Janna Barkin champions transgender rights
Janna Barkin ’88 wasn’t surprised when 14-year-old Amaya told her he was a boy. For years, Amaya refused to wear girls clothing, wanted to shop in the boys section, wore a short haircut and had chosen the nickname “Spike.”
“A lot of parents are shocked when a child comes out, but I wasn’t,” Barkin says. “I was knocking and saying, ‘Please let me in.’ I knew Amaya was going to show me something, but I didn’t know when.”
“At 11, his breasts got big very fast. His outer body was changing in a way that didn’t match his inner understanding of himself. He wasn’t able to describe how he felt, but got to a point where he had to do something.”
In her book He’s Always Been My Son (Jessica Kingsley Publishers), Barkin recounts the journey of raising a transgender son. The yoga instructor from Northern California is a champion for transgender rights and identity. She speaks at events and on radio shows across the country.
“Trans men come to me and are sometimes crying because they don’t have support,” she says. “Before they talk about what’s in my book, they say how much the title alone means to them.”
Though Barkin has courageously shared her family’s story, she admits it was easier because she lives in a progressive community. She fears for those who live in more conservative environments.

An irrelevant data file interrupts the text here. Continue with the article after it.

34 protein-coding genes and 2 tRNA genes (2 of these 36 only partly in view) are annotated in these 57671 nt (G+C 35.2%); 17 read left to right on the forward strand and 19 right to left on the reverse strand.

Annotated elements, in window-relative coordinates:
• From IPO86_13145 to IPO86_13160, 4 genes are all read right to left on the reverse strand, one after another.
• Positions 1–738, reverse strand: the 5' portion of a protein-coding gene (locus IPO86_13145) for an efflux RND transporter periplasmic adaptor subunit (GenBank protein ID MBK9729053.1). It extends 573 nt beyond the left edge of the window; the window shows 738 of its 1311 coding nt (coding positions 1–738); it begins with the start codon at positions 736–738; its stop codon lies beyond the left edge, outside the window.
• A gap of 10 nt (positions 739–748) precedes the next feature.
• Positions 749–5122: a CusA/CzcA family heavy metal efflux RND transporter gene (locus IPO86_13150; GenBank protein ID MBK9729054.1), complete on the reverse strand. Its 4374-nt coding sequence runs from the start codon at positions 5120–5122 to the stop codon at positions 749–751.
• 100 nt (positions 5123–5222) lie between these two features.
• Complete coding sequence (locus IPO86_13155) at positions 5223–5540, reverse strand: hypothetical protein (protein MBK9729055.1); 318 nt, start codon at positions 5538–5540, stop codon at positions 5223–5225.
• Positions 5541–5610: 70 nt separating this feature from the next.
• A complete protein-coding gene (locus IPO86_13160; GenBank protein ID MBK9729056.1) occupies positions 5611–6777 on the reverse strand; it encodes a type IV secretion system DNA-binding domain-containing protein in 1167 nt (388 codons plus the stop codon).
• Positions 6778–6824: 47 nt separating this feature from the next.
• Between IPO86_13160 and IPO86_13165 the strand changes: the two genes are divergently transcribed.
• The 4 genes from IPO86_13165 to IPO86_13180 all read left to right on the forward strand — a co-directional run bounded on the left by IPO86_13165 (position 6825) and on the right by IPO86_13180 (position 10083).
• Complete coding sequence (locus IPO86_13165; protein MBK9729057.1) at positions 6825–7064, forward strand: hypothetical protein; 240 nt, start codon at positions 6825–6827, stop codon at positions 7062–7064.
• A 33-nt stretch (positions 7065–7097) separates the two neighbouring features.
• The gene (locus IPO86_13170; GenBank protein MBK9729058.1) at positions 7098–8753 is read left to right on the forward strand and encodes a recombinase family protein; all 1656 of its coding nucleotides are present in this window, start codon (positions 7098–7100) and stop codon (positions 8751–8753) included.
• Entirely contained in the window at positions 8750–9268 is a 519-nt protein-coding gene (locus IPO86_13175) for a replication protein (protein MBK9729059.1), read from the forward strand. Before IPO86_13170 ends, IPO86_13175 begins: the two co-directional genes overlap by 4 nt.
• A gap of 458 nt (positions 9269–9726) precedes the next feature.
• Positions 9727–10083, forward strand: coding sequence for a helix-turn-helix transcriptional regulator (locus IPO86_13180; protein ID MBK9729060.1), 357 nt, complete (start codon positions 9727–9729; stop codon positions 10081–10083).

“My family has privileges: racial, educational, economic. I’m white and I’m cisgender. Amaya is binary male. Because I’m not a reflection of the most marginalized parts of society, I can speak humbly and give a voice to those who can’t speak up.”
Amaya has fully transitioned and is a college junior living on his own. Last fall, Barkin shared her story at Binghamton University’s LGBTQ Center. She appreciated the opportunity to raise awareness at a place that raised her consciousness.
“I was politically active at the Women’s Center,” she says. “I thank Binghamton for providing a space for so many student groups to interact. The conversation about gender is extremely potent. How do we respect each other when many of us have different ideas? Hopefully, universities like Binghamton are where we can have this discourse.”